We really needed to narrow down the selection and get an idea on the costs of a Class A. If you have looked around at Class A’s at all you know that diesel units cost more than gas units. Sometimes a lot more. But are they worth it? Our first problem was actually justifying a Class A over the rig we already have and paid for. My son kind of answered that. His feelings were that a Class A offered more options. If you are on the road and broke down, you had your TOAD (car that you towed behind the Class A for getting around town) that you could unhook and drive to get help. Second was the storage. Regardless of the type of Class A (gas or diesel), you still have a lot more storage than a travel trailer. The operating costs of a Class A versus the truck and trailer are also better. My truck gets about 8 MPG average towing the trailer. A diesel Class A is about the same. But once camped, my car (TOAD) gets 30 MPG and the truck 16 MPG. Gas is currently 30 cents a gallon cheaper than diesel. Our overall cost for travel would be cheaper.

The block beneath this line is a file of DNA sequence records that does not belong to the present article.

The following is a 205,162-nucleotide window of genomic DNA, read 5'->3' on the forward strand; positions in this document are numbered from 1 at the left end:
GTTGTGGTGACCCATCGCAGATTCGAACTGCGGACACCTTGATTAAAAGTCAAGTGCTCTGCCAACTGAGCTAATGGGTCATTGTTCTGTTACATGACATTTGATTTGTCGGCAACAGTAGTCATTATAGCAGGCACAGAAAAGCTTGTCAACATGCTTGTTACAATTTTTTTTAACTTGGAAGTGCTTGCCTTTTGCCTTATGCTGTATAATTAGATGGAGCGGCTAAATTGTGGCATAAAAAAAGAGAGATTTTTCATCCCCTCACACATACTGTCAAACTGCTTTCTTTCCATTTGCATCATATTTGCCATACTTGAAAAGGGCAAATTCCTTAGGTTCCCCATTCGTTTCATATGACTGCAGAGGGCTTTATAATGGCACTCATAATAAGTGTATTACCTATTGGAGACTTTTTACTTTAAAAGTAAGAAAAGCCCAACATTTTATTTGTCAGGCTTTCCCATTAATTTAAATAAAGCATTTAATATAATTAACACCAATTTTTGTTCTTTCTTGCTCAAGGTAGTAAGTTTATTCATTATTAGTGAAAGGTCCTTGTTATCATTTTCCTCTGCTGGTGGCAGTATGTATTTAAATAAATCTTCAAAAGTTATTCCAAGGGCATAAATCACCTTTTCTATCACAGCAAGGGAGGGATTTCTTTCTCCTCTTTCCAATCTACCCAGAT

Next was the size of the rig. We found out that if you are going to keep your camping expenses low, your best bet was National and State parks along with dry camping. Many parks have a limit on the size of the rig that they will allow. The closer you get to 40 ft., the more parks you will be limiting yourself to. 36 ft. seems to be a sweet spot. Plenty of storage and comfort and small enough to get into the maximum number of places. It’s funny how a little bit of information can go a long way. Just knowing that we wanted to stay around 36 ft. helped eliminate a lot of the rigs.